- Take each of your priority organization projects, and make a detailed list for what you want done with each one. Include any supplies you would need for this! For instance, every time I opened Kai’s closet, it felt like I opened one of those old cans with the fake snakes…you know what I’m talking about? I’d open the door and it was complete chaos in there. Part of the reason for things getting out of control was during our apartment stay, we got rid of his big dresser. Half of it wasn’t being used and it was taking up already limited space. So, we got rid of it, got some bins for his clothes, and utilized the already there shelving in his closet. When we moved into the house however, the closet was actually smaller and just had 1 high shelf, so his clothes were still in bins sitting on the floor. It was frustrating for him because in his effort to find things, clothes were everywhere. It was frustrating for me because I never knew what was clean or dirty. Too many arguments happened because of that closet, which also housed his overflowing weapons basket, extra blankets that had no place, and other random things that made their way in there. So, when I sat down to make the detailed list, I knew one of the supplies I would need was a small set of drawers that could still fit in his closet, but make things easier to find and stay organized. With the hall closet, I knew I needed an extra shelf so games would stop toppling over, and I could have a space for homeschool things and seasonal books to rotate. So, write down what you would like done for each and what supplies you might need, if any. This is important because it leads me to number four.
- Inventory what you already have for supplies so you don’t buy things you don’t need. You can do this efficiently and on a budget. While I could have an absolute field day at the container store with all their cool knick knacks and gadgets, you really don’t need fancy organization tools to actually be organized. So, let me give you an example of what this looks like. Let’s take those bins that we had for Kai’s clothes. I knew that making his closet priority number one and getting a small set of drawers was going to leave me with four empty bins with lids. Two of those ended up getting used in his closet. One I used for the few blankets we were keeping, and the other I used to put a few random things in like his instamax camera and camelback that get used, but had no special place. Now they are safely and securely in those bins at the top of the closet, not strewn about. The other two bins leftover I was able to use for pantry organization. When I reorganized that disaster (priority number 2), I finally had a place to keep all my cookie cutters and bento boxes/accessories, instead of them strewn about in drawers or, let’s be real, target bags just sitting in the bottom of my pantry. This step might seem a little extra, but you’ll be saving yourself some time and money in the long-run.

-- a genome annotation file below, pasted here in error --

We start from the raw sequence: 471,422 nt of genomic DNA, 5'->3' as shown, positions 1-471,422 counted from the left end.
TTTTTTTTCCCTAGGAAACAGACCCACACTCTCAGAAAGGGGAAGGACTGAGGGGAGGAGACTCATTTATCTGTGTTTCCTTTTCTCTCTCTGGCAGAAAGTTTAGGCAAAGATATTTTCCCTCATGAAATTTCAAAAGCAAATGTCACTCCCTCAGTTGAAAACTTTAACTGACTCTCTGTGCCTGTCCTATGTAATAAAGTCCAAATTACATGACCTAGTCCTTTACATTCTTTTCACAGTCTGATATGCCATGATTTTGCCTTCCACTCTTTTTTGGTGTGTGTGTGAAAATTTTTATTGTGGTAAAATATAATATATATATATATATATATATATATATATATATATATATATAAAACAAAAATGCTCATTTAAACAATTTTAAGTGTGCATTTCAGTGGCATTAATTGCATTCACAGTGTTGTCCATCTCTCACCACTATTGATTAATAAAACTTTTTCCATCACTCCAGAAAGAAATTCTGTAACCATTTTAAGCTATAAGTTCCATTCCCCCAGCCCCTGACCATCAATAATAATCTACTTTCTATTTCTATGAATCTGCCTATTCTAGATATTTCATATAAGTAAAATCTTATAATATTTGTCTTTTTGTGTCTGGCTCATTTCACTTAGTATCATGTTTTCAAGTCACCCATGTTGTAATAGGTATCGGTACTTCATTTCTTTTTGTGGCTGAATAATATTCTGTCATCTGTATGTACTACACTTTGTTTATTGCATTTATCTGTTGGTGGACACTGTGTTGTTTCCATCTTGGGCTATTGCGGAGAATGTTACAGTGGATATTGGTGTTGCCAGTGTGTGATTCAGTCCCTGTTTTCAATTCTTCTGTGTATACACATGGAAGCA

- Give yourself a timeline, and go through each project in order of priority. One of the BIGGEST problems is it’s always things we WANT to get done, but without a realistic timeline, they won’t happen. So, legitimately put these things on a calendar. If your kiddos are still in the napping stage, see if you can get one of these things done during nap time, and no shame if they get a movie and snack after if you’re still working on it when they wake up. Is there a weekend coming that’s relatively free where maybe your significant other, grandparent, or sitter can take the kids to do something so you can get things done faster? Being a bit of a go-getter, I can often get unrealistic with my time frame for things, and then feel like I’ve failed when it doesn’t happen the way I want it. I always do this the week between Christmas and New Years because the house is already a disaster, my husband is off work, and my son is entertained by the new presents he just got, so it works. Set a goal end date for ALL these projects, then make a plan to get each one done. If you finish before your intended end date, treat yourself or do something from that dream list!
Going into the New Year with all this organized felt like a breathe of fresh air for me. I’ve been a mom long enough to know my system won’t stay perfect, so every 3 months I simply maintain. That’s about the time things start to go haywire, so before it gets out of control, I don’t do this WHOLE process again, I simply clean out the things we aren’t using and it’s back to where I like it. This keeps not just my home, but my mind running smoothly, and I hope these organizing tips do the same for you.